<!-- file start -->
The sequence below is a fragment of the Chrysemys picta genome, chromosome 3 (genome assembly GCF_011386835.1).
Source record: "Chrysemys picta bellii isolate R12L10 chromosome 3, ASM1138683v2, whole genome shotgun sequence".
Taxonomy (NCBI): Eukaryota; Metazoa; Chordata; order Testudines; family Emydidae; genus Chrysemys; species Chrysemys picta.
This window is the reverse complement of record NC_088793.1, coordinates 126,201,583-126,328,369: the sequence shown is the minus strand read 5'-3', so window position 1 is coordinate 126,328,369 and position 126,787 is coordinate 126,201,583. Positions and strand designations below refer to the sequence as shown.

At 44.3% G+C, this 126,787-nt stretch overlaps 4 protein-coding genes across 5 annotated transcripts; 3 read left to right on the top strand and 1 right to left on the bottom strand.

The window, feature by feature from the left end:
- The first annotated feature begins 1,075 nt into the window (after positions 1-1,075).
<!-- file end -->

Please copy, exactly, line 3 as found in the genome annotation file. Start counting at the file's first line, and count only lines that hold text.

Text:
Taxonomy (NCBI): Eukaryota; Metazoa; Chordata; order Testudines; family Emydidae; genus Chrysemys; species Chrysemys picta.